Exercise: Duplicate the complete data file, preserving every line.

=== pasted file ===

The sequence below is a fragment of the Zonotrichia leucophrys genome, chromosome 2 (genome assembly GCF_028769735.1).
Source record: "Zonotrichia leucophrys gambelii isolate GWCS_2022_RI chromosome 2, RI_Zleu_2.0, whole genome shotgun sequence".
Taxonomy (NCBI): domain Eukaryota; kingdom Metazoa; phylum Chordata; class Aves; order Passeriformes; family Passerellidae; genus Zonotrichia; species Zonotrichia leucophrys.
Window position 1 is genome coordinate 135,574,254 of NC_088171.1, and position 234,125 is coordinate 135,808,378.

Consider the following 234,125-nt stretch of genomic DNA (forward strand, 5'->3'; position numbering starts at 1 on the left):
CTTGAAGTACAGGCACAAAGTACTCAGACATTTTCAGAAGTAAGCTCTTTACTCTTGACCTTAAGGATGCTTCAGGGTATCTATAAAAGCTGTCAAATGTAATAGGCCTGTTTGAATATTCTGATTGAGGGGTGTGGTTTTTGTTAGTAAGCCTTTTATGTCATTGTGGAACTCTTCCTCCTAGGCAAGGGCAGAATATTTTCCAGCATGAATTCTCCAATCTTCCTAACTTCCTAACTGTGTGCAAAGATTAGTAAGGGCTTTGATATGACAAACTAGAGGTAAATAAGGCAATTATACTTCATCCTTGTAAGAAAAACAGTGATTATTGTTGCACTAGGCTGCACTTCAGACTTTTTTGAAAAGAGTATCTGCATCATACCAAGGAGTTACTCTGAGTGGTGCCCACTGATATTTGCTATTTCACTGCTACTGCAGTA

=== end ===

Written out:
The sequence below is a fragment of the Zonotrichia leucophrys genome, chromosome 2 (genome assembly GCF_028769735.1).
Source record: "Zonotrichia leucophrys gambelii isolate GWCS_2022_RI chromosome 2, RI_Zleu_2.0, whole genome shotgun sequence".
Taxonomy (NCBI): domain Eukaryota; kingdom Metazoa; phylum Chordata; class Aves; order Passeriformes; family Passerellidae; genus Zonotrichia; species Zonotrichia leucophrys.
Window position 1 is genome coordinate 135,574,254 of NC_088171.1, and position 234,125 is coordinate 135,808,378.

Consider the following 234,125-nt stretch of genomic DNA (forward strand, 5'->3'; position numbering starts at 1 on the left):
CTTGAAGTACAGGCACAAAGTACTCAGACATTTTCAGAAGTAAGCTCTTTACTCTTGACCTTAAGGATGCTTCAGGGTATCTATAAAAGCTGTCAAATGTAATAGGCCTGTTTGAATATTCTGATTGAGGGGTGTGGTTTTTGTTAGTAAGCCTTTTATGTCATTGTGGAACTCTTCCTCCTAGGCAAGGGCAGAATATTTTCCAGCATGAATTCTCCAATCTTCCTAACTTCCTAACTGTGTGCAAAGATTAGTAAGGGCTTTGATATGACAAACTAGAGGTAAATAAGGCAATTATACTTCATCCTTGTAAGAAAAACAGTGATTATTGTTGCACTAGGCTGCACTTCAGACTTTTTTGAAAAGAGTATCTGCATCATACCAAGGAGTTACTCTGAGTGGTGCCCACTGATATTTGCTATTTCACTGCTACTGCAGTA